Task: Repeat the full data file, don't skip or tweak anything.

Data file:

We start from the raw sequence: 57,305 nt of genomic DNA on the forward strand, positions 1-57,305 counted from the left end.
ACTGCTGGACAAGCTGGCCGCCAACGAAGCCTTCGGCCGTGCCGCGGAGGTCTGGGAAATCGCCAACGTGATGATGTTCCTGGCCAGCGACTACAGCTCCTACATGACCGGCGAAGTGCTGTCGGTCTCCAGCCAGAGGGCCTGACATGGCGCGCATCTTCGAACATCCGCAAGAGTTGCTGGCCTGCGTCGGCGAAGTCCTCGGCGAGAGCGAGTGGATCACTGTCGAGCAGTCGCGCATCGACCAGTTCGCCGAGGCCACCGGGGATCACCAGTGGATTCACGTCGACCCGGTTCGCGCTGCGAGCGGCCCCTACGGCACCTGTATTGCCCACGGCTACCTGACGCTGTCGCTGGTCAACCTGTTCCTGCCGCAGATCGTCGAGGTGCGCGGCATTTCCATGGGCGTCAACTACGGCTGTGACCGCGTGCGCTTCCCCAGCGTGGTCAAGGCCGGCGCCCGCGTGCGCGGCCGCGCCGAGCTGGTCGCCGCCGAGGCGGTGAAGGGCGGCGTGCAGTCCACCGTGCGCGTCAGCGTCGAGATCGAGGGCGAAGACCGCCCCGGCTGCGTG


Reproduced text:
We start from the raw sequence: 57,305 nt of genomic DNA on the forward strand, positions 1-57,305 counted from the left end.
ACTGCTGGACAAGCTGGCCGCCAACGAAGCCTTCGGCCGTGCCGCGGAGGTCTGGGAAATCGCCAACGTGATGATGTTCCTGGCCAGCGACTACAGCTCCTACATGACCGGCGAAGTGCTGTCGGTCTCCAGCCAGAGGGCCTGACATGGCGCGCATCTTCGAACATCCGCAAGAGTTGCTGGCCTGCGTCGGCGAAGTCCTCGGCGAGAGCGAGTGGATCACTGTCGAGCAGTCGCGCATCGACCAGTTCGCCGAGGCCACCGGGGATCACCAGTGGATTCACGTCGACCCGGTTCGCGCTGCGAGCGGCCCCTACGGCACCTGTATTGCCCACGGCTACCTGACGCTGTCGCTGGTCAACCTGTTCCTGCCGCAGATCGTCGAGGTGCGCGGCATTTCCATGGGCGTCAACTACGGCTGTGACCGCGTGCGCTTCCCCAGCGTGGTCAAGGCCGGCGCCCGCGTGCGCGGCCGCGCCGAGCTGGTCGCCGCCGAGGCGGTGAAGGGCGGCGTGCAGTCCACCGTGCGCGTCAGCGTCGAGATCGAGGGCGAAGACCGCCCCGGCTGCGTG